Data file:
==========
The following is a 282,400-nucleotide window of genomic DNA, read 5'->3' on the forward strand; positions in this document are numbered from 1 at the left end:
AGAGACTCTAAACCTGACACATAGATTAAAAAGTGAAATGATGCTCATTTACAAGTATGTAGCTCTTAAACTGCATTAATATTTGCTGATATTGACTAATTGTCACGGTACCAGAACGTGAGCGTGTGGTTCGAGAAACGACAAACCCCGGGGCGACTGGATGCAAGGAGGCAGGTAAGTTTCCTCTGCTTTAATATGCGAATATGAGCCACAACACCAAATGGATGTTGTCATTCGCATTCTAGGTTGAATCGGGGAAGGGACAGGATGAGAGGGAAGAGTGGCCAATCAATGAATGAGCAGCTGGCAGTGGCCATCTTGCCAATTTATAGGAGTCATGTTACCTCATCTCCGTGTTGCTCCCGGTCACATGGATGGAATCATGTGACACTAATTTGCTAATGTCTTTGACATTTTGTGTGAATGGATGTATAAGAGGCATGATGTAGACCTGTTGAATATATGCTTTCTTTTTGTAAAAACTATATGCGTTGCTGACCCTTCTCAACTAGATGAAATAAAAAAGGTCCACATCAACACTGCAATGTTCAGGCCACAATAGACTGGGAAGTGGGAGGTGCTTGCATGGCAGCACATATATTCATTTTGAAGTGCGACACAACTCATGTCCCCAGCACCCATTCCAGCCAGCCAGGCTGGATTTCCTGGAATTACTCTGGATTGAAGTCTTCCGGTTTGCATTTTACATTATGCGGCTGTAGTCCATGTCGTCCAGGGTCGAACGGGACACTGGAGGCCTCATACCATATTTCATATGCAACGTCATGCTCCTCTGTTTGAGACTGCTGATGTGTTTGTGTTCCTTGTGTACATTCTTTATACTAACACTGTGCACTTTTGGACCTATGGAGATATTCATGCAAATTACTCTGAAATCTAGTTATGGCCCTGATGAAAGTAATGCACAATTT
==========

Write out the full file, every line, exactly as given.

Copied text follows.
The following is a 282,400-nucleotide window of genomic DNA, read 5'->3' on the forward strand; positions in this document are numbered from 1 at the left end:
AGAGACTCTAAACCTGACACATAGATTAAAAAGTGAAATGATGCTCATTTACAAGTATGTAGCTCTTAAACTGCATTAATATTTGCTGATATTGACTAATTGTCACGGTACCAGAACGTGAGCGTGTGGTTCGAGAAACGACAAACCCCGGGGCGACTGGATGCAAGGAGGCAGGTAAGTTTCCTCTGCTTTAATATGCGAATATGAGCCACAACACCAAATGGATGTTGTCATTCGCATTCTAGGTTGAATCGGGGAAGGGACAGGATGAGAGGGAAGAGTGGCCAATCAATGAATGAGCAGCTGGCAGTGGCCATCTTGCCAATTTATAGGAGTCATGTTACCTCATCTCCGTGTTGCTCCCGGTCACATGGATGGAATCATGTGACACTAATTTGCTAATGTCTTTGACATTTTGTGTGAATGGATGTATAAGAGGCATGATGTAGACCTGTTGAATATATGCTTTCTTTTTGTAAAAACTATATGCGTTGCTGACCCTTCTCAACTAGATGAAATAAAAAAGGTCCACATCAACACTGCAATGTTCAGGCCACAATAGACTGGGAAGTGGGAGGTGCTTGCATGGCAGCACATATATTCATTTTGAAGTGCGACACAACTCATGTCCCCAGCACCCATTCCAGCCAGCCAGGCTGGATTTCCTGGAATTACTCTGGATTGAAGTCTTCCGGTTTGCATTTTACATTATGCGGCTGTAGTCCATGTCGTCCAGGGTCGAACGGGACACTGGAGGCCTCATACCATATTTCATATGCAACGTCATGCTCCTCTGTTTGAGACTGCTGATGTGTTTGTGTTCCTTGTGTACATTCTTTATACTAACACTGTGCACTTTTGGACCTATGGAGATATTCATGCAAATTACTCTGAAATCTAGTTATGGCCCTGATGAAAGTAATGCACAATTT